HHS Involvement in Federal Interagency Working Group on Environmental Justice Activities
Region IV Federal Interagency Working Group on Environmental Justice Meeting; Birmingham, AL (August 4, 2014)
The Deputy Regional Health Administrator for OASH, Region IV, participated in a tour and meeting of the Southeast Regional Interagency Working Group on Environmental Justice. The group is currently focused on addressing environmental degradation and health disparities in North Birmingham. Among the attendees were multiple federal, state, and local stakeholders. There were representative from the Department of Labor, Department of Transportation (DOT), HUD, Department of the Interior (DOI), EPA, Federal Emergency Management Agency, U.S. Army Corps of Engineers, and the Economic Development Administration. Also present were local community leaders, including the mayor, council members, City of Birmingham officials, and community stakeholders who provided an overview of the needs in North Birmingham.
The priorities cited were: 1) to improve access to healthy and affordable housing, 2) to improve access to neighborhood-oriented amenities and increase job opportunities for residents, and 3) to improve health outcomes. As a result, OASH Region IV, is now participating on the health and wellness team. The team is currently planning to conduct a health services assessment in North Birmingham to determine what issues and concerns exist regarding healthcare services, with the goal of improving health among environmental justice communities. The Agency for Toxic Substances and Disease Registry and HRSA are involved.
North Dakota Meeting; Bismarck, ND (September 4, 2014)
On September 4, 2014, the EJ IWG held a stakeholder meeting in Bismarck, ND at the civic center. The purpose of this meeting was to gather community perspective on various issues related to the environment, social issues, energy development, and housing. There were approximately 70 participants, including representatives from tribes and communities, as well as from state, local, regional, and federal entities. Since the reinvigoration of the EJ IWG, federal member agencies have held more than 25 stakeholder sessions. HHS participated in all of them.
Federal Interagency Working Group on Environmental Justice Subcommittees
- NEPA Committee
Background: The National Environmental Policy Act (NEPA) is designed to ensure that all communities and people across this nation are afforded an opportunity to live in a safe and healthy environment. NEPA requires federal agencies, before they act, to determine the environmental consequences of their proposed actions for the dual goals of informed agency decision-making and informed public participation. The federal actions subject to NEPA include, but are not limited to those undertaken by HHS, such as: adoption of official policy, programs, or plans; federal construction projects; plans to manage and develop federal lands; and federal approvals of non-federal activities such as grants, licenses, and permits. Additionally, NEPA gives communities the opportunity to access public information on and to participate in the agency decision-making process for these varied federal actions. The Presidential Memorandum accompanying Executive Order 12898, Federal Actions to Address Environmental Justice in Minority Populations and Low-Income Populations, underscores the importance of procedures under NEPA to “focus Federal attention on the environmental and human health conditions in minority communities and low-income communities with the goal of achieving environmental justice.” Further, the Presidential Memorandum underscores public participation opportunities under NEPA, stating: “Each Federal agency shall provide opportunities for community input in the NEPA process, including identifying potential effects and mitigation measures in consultation with affected communities and improving the accessibility of meetings, crucial documents, and notices.”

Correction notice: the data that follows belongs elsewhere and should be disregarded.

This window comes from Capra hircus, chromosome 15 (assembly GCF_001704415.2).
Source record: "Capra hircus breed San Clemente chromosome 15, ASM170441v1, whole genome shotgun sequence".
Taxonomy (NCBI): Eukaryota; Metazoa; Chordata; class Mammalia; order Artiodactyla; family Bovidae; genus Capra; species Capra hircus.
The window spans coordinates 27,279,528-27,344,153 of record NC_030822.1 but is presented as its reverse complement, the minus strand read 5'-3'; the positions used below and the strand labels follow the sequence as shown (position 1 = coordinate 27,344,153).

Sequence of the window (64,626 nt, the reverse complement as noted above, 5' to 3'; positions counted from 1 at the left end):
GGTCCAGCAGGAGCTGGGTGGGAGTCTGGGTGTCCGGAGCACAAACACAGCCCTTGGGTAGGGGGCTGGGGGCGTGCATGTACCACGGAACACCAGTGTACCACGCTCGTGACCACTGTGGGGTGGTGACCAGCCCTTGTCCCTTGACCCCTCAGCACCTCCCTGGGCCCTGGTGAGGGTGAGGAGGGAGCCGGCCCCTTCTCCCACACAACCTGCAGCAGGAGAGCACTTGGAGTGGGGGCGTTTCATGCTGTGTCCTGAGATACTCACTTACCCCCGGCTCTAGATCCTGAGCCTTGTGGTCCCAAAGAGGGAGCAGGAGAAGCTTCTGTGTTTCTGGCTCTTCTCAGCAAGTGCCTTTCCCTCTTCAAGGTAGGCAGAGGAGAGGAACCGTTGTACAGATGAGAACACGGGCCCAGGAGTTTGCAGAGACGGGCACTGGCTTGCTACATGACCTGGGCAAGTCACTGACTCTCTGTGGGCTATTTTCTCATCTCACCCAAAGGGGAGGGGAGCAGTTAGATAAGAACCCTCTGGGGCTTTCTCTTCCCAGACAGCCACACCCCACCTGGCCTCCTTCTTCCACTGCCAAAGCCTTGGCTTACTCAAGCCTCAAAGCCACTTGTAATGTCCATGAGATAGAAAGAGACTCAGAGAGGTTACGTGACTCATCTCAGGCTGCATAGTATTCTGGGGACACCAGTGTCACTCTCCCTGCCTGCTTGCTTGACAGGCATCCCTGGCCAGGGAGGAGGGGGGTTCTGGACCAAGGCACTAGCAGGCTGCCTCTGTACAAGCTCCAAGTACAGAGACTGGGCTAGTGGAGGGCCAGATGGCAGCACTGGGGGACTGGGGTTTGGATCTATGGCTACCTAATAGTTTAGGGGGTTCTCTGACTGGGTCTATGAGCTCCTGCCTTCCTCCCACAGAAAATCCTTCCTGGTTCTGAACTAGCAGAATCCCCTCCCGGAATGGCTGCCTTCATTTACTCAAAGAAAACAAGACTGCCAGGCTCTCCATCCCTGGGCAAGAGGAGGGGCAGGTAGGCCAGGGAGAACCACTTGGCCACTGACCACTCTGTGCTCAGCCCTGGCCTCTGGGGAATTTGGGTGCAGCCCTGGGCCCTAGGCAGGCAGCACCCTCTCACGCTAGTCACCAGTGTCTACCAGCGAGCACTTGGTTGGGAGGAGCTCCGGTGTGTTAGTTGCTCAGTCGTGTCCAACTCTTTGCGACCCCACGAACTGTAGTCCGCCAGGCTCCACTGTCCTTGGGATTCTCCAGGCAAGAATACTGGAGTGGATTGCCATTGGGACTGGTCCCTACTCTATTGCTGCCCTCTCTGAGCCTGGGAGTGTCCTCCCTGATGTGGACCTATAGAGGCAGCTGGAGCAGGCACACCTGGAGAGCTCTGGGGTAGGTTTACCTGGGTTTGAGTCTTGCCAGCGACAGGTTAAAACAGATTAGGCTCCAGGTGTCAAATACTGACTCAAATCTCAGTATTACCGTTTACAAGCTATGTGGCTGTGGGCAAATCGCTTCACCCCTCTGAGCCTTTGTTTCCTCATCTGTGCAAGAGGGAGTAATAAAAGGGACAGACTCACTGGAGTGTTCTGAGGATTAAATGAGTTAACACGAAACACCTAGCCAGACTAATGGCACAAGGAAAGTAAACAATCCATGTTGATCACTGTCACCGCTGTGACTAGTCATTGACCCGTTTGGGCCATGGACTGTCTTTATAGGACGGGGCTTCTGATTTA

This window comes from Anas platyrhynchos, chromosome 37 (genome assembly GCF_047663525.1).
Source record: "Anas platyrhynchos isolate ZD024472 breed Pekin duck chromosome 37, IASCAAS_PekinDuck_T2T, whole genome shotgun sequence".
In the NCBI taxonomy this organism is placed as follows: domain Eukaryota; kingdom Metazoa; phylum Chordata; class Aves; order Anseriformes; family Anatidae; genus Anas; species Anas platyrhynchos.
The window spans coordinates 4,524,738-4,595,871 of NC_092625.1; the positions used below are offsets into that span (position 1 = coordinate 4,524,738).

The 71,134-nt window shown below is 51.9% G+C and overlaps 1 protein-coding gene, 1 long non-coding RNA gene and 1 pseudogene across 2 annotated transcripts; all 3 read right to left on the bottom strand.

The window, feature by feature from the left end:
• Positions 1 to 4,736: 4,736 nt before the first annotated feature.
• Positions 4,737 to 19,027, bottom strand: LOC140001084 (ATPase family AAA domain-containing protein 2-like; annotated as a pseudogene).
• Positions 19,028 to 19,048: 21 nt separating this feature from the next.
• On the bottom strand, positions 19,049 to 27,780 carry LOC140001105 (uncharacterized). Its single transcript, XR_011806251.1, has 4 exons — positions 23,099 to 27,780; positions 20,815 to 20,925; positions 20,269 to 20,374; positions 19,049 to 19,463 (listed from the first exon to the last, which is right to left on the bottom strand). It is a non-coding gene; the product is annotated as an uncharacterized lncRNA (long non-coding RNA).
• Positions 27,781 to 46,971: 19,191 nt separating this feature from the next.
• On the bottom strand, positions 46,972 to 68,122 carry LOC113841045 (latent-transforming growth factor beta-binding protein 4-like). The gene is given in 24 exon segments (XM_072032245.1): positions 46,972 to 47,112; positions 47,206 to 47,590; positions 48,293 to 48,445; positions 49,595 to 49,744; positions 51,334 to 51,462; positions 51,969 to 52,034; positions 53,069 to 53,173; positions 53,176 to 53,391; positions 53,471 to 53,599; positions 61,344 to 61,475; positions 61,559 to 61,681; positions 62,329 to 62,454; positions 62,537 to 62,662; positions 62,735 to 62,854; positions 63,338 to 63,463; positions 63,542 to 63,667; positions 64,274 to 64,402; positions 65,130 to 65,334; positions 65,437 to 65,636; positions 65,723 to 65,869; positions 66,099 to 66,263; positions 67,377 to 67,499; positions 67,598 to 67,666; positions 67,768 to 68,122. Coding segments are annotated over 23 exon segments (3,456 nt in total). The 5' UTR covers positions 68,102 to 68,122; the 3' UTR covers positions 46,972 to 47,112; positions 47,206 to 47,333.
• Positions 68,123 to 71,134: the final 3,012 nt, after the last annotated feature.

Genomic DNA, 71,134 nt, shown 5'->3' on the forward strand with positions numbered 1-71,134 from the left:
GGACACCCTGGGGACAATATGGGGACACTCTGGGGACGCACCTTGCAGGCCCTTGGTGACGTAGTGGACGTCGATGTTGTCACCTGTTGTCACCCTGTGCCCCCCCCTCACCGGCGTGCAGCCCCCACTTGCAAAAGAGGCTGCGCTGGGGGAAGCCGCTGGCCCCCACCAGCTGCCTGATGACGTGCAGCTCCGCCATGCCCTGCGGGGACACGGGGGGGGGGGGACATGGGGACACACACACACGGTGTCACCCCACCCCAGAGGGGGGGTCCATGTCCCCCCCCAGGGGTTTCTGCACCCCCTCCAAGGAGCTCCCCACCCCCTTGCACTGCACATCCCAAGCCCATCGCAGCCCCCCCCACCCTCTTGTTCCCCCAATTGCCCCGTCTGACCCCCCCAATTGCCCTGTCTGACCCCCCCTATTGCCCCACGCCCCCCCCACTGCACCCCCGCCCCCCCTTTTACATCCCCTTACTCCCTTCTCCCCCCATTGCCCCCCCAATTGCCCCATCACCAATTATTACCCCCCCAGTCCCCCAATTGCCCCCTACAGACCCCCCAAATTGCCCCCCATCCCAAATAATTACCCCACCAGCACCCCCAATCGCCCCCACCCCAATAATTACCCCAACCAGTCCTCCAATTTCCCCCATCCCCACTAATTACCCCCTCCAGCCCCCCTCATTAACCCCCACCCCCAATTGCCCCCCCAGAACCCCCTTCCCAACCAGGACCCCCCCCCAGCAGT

NEPA Committee of the EJ IWG: HHS is participating on the NEPA Committee of the EJ IWG. The purpose of the NEPA Committee is to improve the effective, efficient, and consistent consideration of environmental justice in the NEPA process through sharing of promising practices and lessons learned developed by federal departments and agencies since Executive Order 12898 was signed in 1994. Thus, the NEPA Committee supports federal agency NEPA implementation precisely to “focus Federal attention on the environmental and human health conditions in minority communities and low-income communities with the goal of achieving environmental justice.”
Since it was established in May 2012 by the EJ IWG, the NEPA Committee has employed a robust and innovative process to fulfill its purpose. Co-chairs of the Committee and Subcommittees are from EPA, DOT, Department of Justice (DOJ), and HHS while working groups are chaired by the United States Department of Agriculture (USDA)- Animal and Plant Health Inspection Service (APHIS), DOE, and EPA. Further, there has been active participation by the Council on Environmental Quality, DHS, DOE, DOI (Bureau of Land Management, National Park Service, Bureau of Reclamation, and Fish and Wildlife Service), DOJ, DOT (Federal Transit Administration, Federal Highway Administration), HHS, HUD, USDA (APHIS, United States Forest Service), EPA (Office of Environmental Justice, Office of Federal Activities, and Regions), General Services Administration, Nuclear Regulatory Commission, and Department of Veterans Affairs. Deliverables of the NEPA Committee include: